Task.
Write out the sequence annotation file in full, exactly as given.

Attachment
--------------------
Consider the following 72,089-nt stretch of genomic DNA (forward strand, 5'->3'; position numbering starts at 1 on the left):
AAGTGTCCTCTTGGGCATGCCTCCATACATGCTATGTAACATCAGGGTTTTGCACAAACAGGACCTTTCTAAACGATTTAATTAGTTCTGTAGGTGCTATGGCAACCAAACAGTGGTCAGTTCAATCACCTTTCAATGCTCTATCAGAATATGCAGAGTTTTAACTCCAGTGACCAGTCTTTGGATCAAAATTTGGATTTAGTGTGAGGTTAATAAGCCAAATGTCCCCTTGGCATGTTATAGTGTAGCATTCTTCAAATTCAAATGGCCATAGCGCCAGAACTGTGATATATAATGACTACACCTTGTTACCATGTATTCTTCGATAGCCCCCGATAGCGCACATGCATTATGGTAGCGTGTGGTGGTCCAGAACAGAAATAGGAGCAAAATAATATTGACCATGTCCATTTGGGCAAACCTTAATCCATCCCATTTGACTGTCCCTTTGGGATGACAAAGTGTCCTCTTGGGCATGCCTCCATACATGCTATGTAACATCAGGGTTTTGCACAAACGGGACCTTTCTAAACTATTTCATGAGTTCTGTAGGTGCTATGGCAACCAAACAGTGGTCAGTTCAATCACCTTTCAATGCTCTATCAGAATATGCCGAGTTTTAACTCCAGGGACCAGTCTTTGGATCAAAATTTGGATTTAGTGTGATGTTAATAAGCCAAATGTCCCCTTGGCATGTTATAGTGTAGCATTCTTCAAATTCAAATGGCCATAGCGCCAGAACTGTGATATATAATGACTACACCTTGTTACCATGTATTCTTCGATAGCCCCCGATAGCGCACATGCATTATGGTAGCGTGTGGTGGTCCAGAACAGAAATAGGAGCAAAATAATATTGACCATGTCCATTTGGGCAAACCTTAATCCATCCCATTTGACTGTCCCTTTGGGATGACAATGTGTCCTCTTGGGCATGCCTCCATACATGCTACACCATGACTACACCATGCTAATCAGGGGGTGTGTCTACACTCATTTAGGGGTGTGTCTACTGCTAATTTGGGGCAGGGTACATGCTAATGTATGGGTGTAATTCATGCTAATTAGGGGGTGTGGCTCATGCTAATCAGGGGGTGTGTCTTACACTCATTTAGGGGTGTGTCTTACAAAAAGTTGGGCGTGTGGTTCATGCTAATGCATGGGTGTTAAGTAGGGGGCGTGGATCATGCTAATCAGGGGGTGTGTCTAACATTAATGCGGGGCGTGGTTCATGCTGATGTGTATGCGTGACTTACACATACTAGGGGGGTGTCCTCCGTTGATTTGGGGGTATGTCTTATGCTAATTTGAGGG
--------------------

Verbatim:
Consider the following 72,089-nt stretch of genomic DNA (forward strand, 5'->3'; position numbering starts at 1 on the left):
AAGTGTCCTCTTGGGCATGCCTCCATACATGCTATGTAACATCAGGGTTTTGCACAAACAGGACCTTTCTAAACGATTTAATTAGTTCTGTAGGTGCTATGGCAACCAAACAGTGGTCAGTTCAATCACCTTTCAATGCTCTATCAGAATATGCAGAGTTTTAACTCCAGTGACCAGTCTTTGGATCAAAATTTGGATTTAGTGTGAGGTTAATAAGCCAAATGTCCCCTTGGCATGTTATAGTGTAGCATTCTTCAAATTCAAATGGCCATAGCGCCAGAACTGTGATATATAATGACTACACCTTGTTACCATGTATTCTTCGATAGCCCCCGATAGCGCACATGCATTATGGTAGCGTGTGGTGGTCCAGAACAGAAATAGGAGCAAAATAATATTGACCATGTCCATTTGGGCAAACCTTAATCCATCCCATTTGACTGTCCCTTTGGGATGACAAAGTGTCCTCTTGGGCATGCCTCCATACATGCTATGTAACATCAGGGTTTTGCACAAACGGGACCTTTCTAAACTATTTCATGAGTTCTGTAGGTGCTATGGCAACCAAACAGTGGTCAGTTCAATCACCTTTCAATGCTCTATCAGAATATGCCGAGTTTTAACTCCAGGGACCAGTCTTTGGATCAAAATTTGGATTTAGTGTGATGTTAATAAGCCAAATGTCCCCTTGGCATGTTATAGTGTAGCATTCTTCAAATTCAAATGGCCATAGCGCCAGAACTGTGATATATAATGACTACACCTTGTTACCATGTATTCTTCGATAGCCCCCGATAGCGCACATGCATTATGGTAGCGTGTGGTGGTCCAGAACAGAAATAGGAGCAAAATAATATTGACCATGTCCATTTGGGCAAACCTTAATCCATCCCATTTGACTGTCCCTTTGGGATGACAATGTGTCCTCTTGGGCATGCCTCCATACATGCTACACCATGACTACACCATGCTAATCAGGGGGTGTGTCTACACTCATTTAGGGGTGTGTCTACTGCTAATTTGGGGCAGGGTACATGCTAATGTATGGGTGTAATTCATGCTAATTAGGGGGTGTGGCTCATGCTAATCAGGGGGTGTGTCTTACACTCATTTAGGGGTGTGTCTTACAAAAAGTTGGGCGTGTGGTTCATGCTAATGCATGGGTGTTAAGTAGGGGGCGTGGATCATGCTAATCAGGGGGTGTGTCTAACATTAATGCGGGGCGTGGTTCATGCTGATGTGTATGCGTGACTTACACATACTAGGGGGGTGTCCTCCGTTGATTTGGGGGTATGTCTTATGCTAATTTGAGGG